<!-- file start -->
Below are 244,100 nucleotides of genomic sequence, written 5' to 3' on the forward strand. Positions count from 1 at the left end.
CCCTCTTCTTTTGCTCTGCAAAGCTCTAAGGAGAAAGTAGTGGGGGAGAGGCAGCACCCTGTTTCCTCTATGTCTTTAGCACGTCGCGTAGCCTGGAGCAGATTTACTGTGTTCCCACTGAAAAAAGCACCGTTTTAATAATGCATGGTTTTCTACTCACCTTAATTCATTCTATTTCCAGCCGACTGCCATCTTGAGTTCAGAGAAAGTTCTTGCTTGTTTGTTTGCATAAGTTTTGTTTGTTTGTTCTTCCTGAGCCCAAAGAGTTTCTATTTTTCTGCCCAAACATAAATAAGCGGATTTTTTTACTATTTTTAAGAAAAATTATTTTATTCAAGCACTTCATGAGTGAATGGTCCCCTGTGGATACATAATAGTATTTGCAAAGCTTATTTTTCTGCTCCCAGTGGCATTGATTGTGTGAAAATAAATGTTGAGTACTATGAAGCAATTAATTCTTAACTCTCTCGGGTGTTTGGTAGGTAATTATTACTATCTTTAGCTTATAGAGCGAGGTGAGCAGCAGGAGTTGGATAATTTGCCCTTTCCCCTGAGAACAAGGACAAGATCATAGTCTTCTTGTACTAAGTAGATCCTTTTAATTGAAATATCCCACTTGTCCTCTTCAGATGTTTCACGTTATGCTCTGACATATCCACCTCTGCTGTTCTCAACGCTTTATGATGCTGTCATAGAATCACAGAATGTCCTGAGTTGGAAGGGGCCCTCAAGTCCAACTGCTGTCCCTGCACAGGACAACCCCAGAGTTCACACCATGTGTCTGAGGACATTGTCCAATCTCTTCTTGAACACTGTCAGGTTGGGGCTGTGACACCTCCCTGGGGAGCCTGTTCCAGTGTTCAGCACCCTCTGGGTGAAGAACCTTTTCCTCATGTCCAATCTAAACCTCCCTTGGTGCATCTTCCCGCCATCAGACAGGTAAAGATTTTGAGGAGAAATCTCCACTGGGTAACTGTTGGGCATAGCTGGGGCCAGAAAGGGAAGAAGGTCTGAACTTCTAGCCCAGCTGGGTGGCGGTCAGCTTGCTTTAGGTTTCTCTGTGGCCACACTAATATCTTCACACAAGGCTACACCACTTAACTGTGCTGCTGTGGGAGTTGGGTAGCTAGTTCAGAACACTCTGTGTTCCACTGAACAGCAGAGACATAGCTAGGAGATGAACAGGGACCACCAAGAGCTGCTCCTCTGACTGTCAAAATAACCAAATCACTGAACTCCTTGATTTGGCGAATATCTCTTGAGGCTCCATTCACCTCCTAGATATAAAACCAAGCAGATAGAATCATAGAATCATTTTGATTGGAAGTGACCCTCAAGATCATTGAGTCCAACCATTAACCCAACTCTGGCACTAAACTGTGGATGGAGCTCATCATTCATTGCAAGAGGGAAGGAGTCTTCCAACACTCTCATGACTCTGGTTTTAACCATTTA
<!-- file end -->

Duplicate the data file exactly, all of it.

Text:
Below are 244,100 nucleotides of genomic sequence, written 5' to 3' on the forward strand. Positions count from 1 at the left end.
CCCTCTTCTTTTGCTCTGCAAAGCTCTAAGGAGAAAGTAGTGGGGGAGAGGCAGCACCCTGTTTCCTCTATGTCTTTAGCACGTCGCGTAGCCTGGAGCAGATTTACTGTGTTCCCACTGAAAAAAGCACCGTTTTAATAATGCATGGTTTTCTACTCACCTTAATTCATTCTATTTCCAGCCGACTGCCATCTTGAGTTCAGAGAAAGTTCTTGCTTGTTTGTTTGCATAAGTTTTGTTTGTTTGTTCTTCCTGAGCCCAAAGAGTTTCTATTTTTCTGCCCAAACATAAATAAGCGGATTTTTTTACTATTTTTAAGAAAAATTATTTTATTCAAGCACTTCATGAGTGAATGGTCCCCTGTGGATACATAATAGTATTTGCAAAGCTTATTTTTCTGCTCCCAGTGGCATTGATTGTGTGAAAATAAATGTTGAGTACTATGAAGCAATTAATTCTTAACTCTCTCGGGTGTTTGGTAGGTAATTATTACTATCTTTAGCTTATAGAGCGAGGTGAGCAGCAGGAGTTGGATAATTTGCCCTTTCCCCTGAGAACAAGGACAAGATCATAGTCTTCTTGTACTAAGTAGATCCTTTTAATTGAAATATCCCACTTGTCCTCTTCAGATGTTTCACGTTATGCTCTGACATATCCACCTCTGCTGTTCTCAACGCTTTATGATGCTGTCATAGAATCACAGAATGTCCTGAGTTGGAAGGGGCCCTCAAGTCCAACTGCTGTCCCTGCACAGGACAACCCCAGAGTTCACACCATGTGTCTGAGGACATTGTCCAATCTCTTCTTGAACACTGTCAGGTTGGGGCTGTGACACCTCCCTGGGGAGCCTGTTCCAGTGTTCAGCACCCTCTGGGTGAAGAACCTTTTCCTCATGTCCAATCTAAACCTCCCTTGGTGCATCTTCCCGCCATCAGACAGGTAAAGATTTTGAGGAGAAATCTCCACTGGGTAACTGTTGGGCATAGCTGGGGCCAGAAAGGGAAGAAGGTCTGAACTTCTAGCCCAGCTGGGTGGCGGTCAGCTTGCTTTAGGTTTCTCTGTGGCCACACTAATATCTTCACACAAGGCTACACCACTTAACTGTGCTGCTGTGGGAGTTGGGTAGCTAGTTCAGAACACTCTGTGTTCCACTGAACAGCAGAGACATAGCTAGGAGATGAACAGGGACCACCAAGAGCTGCTCCTCTGACTGTCAAAATAACCAAATCACTGAACTCCTTGATTTGGCGAATATCTCTTGAGGCTCCATTCACCTCCTAGATATAAAACCAAGCAGATAGAATCATAGAATCATTTTGATTGGAAGTGACCCTCAAGATCATTGAGTCCAACCATTAACCCAACTCTGGCACTAAACTGTGGATGGAGCTCATCATTCATTGCAAGAGGGAAGGAGTCTTCCAACACTCTCATGACTCTGGTTTTAACCATTTA